Peter’s dissertation work examines the concept of well-being, especially its relation to affective experience. He argues that previous philosophical theories of well-being that appeal to affective experience have characterized it too narrowly, leaving out the full range of goods and bads that theories of this kind can accommodate.

Fall 2016-Spring 2017

Kyle G. Sweeney (Art History)
"Bestowing Beauty: Masterpieces from Persian Lands" at the Museum of Fine Arts, Houston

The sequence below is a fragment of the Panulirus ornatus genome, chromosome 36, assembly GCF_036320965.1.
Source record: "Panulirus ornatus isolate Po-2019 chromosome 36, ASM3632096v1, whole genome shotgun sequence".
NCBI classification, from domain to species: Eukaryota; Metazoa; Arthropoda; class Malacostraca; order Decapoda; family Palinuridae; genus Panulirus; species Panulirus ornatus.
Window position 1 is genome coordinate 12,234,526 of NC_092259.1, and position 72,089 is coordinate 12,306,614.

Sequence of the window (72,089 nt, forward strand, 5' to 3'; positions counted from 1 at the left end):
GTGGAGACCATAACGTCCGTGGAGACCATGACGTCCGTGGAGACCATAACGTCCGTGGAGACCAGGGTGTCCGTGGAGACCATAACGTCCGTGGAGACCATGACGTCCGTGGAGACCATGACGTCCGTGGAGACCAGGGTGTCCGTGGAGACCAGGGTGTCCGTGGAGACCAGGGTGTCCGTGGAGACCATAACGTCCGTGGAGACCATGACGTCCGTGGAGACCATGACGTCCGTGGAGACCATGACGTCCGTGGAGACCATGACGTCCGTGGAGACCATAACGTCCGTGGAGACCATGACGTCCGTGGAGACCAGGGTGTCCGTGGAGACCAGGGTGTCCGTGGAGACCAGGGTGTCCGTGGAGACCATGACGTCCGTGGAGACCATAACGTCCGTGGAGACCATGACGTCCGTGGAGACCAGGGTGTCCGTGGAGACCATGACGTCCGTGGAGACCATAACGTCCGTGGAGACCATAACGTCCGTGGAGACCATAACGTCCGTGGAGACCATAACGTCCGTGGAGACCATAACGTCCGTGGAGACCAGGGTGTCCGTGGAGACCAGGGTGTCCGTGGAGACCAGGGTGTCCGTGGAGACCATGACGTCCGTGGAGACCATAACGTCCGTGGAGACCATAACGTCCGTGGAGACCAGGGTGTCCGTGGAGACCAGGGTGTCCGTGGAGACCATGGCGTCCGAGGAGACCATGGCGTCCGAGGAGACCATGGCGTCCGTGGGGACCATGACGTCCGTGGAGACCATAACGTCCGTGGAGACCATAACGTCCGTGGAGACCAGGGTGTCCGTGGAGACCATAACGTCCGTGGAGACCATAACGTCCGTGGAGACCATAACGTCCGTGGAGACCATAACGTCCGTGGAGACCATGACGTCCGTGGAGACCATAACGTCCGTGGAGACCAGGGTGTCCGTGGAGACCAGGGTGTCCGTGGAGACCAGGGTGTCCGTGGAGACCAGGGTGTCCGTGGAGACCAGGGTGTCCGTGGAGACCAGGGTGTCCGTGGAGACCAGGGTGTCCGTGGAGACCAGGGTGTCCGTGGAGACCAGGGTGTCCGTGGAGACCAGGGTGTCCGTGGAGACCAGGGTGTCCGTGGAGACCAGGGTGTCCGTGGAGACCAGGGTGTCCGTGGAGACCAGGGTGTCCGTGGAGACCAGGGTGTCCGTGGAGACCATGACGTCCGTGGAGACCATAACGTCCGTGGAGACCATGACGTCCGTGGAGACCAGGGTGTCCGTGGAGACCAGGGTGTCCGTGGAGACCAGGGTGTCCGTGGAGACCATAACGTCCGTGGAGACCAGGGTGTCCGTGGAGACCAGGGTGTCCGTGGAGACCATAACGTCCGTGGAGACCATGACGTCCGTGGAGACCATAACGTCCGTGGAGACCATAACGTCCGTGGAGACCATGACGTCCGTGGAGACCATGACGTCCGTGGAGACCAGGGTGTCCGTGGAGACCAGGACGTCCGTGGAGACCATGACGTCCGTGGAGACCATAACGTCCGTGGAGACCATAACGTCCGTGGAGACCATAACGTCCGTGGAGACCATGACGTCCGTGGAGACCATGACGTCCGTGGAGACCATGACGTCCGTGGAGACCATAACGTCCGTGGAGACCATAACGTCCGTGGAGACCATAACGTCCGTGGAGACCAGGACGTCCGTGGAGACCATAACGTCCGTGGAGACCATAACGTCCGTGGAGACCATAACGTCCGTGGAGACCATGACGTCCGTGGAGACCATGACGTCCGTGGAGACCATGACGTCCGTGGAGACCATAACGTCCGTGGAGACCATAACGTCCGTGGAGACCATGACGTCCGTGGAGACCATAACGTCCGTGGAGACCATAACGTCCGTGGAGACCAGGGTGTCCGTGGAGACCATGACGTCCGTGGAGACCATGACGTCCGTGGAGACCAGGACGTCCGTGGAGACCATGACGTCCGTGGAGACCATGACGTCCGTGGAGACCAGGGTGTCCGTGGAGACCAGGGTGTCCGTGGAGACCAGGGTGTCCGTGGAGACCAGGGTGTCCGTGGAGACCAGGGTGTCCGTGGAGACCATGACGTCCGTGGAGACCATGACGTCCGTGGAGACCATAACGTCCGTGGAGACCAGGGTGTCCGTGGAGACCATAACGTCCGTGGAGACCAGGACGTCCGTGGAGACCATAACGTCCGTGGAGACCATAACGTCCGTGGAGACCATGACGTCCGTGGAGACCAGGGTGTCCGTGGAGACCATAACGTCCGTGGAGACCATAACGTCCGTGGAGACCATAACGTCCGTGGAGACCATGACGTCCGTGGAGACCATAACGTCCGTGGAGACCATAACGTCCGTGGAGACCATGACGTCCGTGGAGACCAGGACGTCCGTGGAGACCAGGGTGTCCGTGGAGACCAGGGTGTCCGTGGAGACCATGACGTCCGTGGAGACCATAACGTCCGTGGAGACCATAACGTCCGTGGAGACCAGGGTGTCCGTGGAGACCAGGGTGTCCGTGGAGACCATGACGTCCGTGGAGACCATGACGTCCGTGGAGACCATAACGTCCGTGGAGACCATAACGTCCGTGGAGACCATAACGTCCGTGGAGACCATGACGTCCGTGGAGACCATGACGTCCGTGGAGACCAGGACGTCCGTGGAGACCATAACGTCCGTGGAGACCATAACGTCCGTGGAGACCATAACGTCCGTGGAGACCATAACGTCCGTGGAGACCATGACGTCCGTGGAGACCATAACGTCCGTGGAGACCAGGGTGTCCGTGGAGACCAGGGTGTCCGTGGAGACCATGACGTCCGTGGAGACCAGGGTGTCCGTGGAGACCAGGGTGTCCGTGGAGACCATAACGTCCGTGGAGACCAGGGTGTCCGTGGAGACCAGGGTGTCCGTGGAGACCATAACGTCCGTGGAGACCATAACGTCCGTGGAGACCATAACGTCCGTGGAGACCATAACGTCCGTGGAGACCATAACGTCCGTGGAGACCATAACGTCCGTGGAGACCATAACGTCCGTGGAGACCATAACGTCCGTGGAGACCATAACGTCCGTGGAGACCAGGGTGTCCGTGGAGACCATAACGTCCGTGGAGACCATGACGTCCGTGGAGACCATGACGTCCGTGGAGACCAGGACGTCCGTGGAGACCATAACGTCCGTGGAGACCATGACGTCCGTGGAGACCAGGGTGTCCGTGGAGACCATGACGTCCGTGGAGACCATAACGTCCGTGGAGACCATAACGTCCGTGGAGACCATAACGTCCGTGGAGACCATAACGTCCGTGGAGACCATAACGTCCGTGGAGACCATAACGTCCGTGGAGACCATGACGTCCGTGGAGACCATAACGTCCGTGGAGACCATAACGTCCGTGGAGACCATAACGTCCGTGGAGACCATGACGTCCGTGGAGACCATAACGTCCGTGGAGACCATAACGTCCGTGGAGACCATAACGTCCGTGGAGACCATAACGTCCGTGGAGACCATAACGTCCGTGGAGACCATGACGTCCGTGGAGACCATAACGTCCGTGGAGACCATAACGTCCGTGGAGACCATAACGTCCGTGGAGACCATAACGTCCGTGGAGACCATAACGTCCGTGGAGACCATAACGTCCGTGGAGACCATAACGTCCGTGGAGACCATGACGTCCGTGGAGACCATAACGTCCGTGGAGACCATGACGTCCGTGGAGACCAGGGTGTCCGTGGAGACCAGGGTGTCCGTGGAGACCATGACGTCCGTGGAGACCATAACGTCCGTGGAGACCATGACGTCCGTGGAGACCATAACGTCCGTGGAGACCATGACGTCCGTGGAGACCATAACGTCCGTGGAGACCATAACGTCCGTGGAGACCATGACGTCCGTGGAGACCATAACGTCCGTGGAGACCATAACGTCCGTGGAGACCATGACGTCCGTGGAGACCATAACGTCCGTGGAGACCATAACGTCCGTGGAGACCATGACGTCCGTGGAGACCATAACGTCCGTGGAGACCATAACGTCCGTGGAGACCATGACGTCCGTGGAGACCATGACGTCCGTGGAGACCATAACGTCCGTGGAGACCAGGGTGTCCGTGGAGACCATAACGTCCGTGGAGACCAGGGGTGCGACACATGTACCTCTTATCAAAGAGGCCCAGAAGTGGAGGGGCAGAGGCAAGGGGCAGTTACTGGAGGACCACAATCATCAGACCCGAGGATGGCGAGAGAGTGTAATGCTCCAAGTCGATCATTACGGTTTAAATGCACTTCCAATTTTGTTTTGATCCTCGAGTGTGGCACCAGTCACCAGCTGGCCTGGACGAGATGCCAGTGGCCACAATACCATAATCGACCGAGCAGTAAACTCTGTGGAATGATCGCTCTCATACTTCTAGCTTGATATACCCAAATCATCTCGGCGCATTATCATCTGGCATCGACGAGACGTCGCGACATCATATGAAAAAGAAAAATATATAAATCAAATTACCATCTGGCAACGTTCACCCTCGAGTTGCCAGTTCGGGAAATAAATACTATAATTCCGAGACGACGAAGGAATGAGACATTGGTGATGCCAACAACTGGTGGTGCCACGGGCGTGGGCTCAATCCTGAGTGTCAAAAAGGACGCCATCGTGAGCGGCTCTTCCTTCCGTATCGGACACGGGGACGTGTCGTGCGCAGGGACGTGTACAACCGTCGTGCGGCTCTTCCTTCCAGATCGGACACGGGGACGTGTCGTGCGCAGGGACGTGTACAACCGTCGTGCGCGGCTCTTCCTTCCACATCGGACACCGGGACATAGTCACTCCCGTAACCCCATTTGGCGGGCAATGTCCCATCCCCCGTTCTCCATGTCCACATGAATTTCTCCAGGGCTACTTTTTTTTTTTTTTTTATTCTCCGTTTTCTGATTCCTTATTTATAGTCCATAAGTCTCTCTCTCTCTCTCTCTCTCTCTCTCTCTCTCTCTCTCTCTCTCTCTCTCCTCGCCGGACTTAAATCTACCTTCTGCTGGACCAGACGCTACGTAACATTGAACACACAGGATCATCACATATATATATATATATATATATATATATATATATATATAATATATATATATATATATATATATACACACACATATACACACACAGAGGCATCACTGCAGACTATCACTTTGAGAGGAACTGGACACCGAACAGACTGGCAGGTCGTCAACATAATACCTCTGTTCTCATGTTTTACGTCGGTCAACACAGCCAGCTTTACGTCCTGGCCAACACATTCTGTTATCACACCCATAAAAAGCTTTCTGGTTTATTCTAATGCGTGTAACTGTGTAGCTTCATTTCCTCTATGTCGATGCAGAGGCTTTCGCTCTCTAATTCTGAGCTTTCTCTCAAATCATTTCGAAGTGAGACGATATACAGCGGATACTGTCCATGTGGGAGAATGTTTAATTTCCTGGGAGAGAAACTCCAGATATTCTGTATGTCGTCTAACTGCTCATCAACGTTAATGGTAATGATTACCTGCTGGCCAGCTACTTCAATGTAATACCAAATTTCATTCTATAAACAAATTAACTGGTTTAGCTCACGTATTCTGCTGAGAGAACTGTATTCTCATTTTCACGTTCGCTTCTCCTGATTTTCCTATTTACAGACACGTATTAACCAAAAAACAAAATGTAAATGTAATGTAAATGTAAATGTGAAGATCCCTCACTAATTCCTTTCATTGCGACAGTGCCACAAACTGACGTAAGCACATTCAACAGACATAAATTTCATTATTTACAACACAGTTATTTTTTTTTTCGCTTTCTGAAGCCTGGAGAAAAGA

Kyle Sweeney’s interests in analyzing networks and mechanisms of artistic exchange between Christians and Muslims in the Middle East led him to the field of Islamic ceramics, which he studied during his year as fellow in the Art of the Islamic Worlds department at the MFAH. His specific tasks included research, development, and programming in preparation for the launch of Bestowing Beauty and its accompanying catalogue of over 100 works of art from the Persianate world. In the course of his research, he became particularly interested in vessels produced in the Levant during the thirteenth and fourteenth centuries. This region witnessed tremendous amounts of cross-cultural activity among the Mamluks, the Ilkhanids, and the Crusaders from Europe. Portable objects produced in this area were made by craftsmen capable of working in multiple stylistic modes and often contained hybrid visual vocabularies that appealed to multiple audiences. Ultimately, Sweeney’s research at the MFAH on ceramics from Islamic lands helped move the department towards its goals of opening the exhibition on schedule and publishing a major exhibition catalogue.